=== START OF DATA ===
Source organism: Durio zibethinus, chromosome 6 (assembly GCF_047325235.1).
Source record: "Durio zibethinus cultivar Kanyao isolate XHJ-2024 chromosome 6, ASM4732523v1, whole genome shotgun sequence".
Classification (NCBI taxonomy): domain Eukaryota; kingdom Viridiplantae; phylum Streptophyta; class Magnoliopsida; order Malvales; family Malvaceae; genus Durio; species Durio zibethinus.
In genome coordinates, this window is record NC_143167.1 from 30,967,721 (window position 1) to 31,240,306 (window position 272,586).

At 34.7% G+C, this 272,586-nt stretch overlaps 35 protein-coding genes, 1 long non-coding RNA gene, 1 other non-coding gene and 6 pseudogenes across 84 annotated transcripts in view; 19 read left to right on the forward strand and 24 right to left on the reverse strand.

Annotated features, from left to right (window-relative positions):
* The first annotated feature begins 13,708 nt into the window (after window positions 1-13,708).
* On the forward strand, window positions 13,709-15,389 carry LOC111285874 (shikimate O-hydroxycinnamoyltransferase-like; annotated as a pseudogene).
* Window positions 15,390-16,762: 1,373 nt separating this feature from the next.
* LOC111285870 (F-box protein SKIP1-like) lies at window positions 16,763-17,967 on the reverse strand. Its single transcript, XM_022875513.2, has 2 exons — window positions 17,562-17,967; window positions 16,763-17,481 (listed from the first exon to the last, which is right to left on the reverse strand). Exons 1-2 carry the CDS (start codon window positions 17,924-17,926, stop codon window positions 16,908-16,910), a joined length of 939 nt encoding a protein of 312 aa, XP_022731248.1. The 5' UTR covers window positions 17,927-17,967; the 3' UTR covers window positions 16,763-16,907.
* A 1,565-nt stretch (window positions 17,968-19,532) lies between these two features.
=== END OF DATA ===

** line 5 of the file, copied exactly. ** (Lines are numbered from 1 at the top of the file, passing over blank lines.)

At 34.7% G+C, this 272,586-nt stretch overlaps 35 protein-coding genes, 1 long non-coding RNA gene, 1 other non-coding gene and 6 pseudogenes across 84 annotated transcripts in view; 19 read left to right on the forward strand and 24 right to left on the reverse strand.